You really need to trust the model. The model works. SAFe works. You need to back the model, but to do that you need the coaching. You need the training. And maybe, contentiously, I'd say don't try to do it all at once. You have to convert the whole team into the Train straight away, but don't try to do every single Agile practise, every single part of the SAFe model on day one. You just can't. You need to take the baby steps. There's a whole lot of them. You need to do the Agile thing. You need to iterate. You need to fail. You need to learn. You need to kaizen, kaizen, kaizen. Expect a lot of small steps in the journey and get a good coach to help you through it.
David Webb (Westpac): I tend to agree. I think the training's really important. Particularly in my team we did the quick start approach for SAFe, which is two days, training, two days planning and then a day's training for the Scrum Masters and the Product Owners. I could only recommend that as the approach that you take to get the best momentum coming out of your first planning event. So, that's something that I would call out specifically. I think that gets you to go and do everything at once, but don't try and do it perfectly. Don't aim for perfection.
Another thing that's important is to invest in your people. You need to make sure that you're building capacity into their sprints for innovation, so that they can do some cool stuff while they're going. A lot of that is used in build teams to start adopting devops and CI/CD. Build capacity into the teams so they can do discovery for the next set of features that are coming through is equally important. I've seen a few teams that are very focused on delivering the features in a PI, less interested in planning for the next event. I can't tell you how important it is to allocate that capacity.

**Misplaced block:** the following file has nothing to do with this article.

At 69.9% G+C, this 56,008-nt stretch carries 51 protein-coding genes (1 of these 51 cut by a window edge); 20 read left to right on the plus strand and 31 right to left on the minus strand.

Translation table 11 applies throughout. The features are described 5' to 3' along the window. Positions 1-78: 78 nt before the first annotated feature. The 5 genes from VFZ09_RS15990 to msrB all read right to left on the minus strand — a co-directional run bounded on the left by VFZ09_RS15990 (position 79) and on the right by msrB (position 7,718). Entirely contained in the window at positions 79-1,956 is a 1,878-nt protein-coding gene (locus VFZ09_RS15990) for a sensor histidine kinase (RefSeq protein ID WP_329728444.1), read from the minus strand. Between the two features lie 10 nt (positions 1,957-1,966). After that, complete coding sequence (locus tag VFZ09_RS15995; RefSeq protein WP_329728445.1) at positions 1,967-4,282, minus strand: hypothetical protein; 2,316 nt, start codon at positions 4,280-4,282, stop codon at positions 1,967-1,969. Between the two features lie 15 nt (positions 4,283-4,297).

If its a new team, building some discounting in their capacity in the early sprints if they're new to SAFe, assume 50% discounted capacity in their first sprint. Then for their second 30%, or whatever works for you. But you need to allow the team to get some runs on the board to be successful. It's just so important.
The final thing that I would call out is to find good Servant leader. The good thing about SAFe is you're actually getting the doers onto your train and you're pushing a lot of the management out. A lot of the overhead, a lot of the fluff. The leaders that do come in, you want them to be good servant leaders. You want them to protect the train. Protect the resources on the Train. Sometimes it's hard to find people that are good at that.
Moderator:Let's open it up to questions from the audience
Audience Member 1: Thanks for sharing all your stories with us. I'll just start off with a cliché of purity vs pragmatism. We've been ... especially with SAFe version 4 we've added another layer to SAFe how do you guys deal with that? Common sense prevails or do you have to stick to the model to be successful?
Damien Hobbin (ATO): I'm quite passionate about what you call purity. Fight the purists because that's really not what it's about. SAFe is great. It's a great framework and it provides a lot of guidance. But you've got take what works for you. You've got to use it for what context it provides in your organisation. Overlay your culture. Overlay where you know you're at. Use that.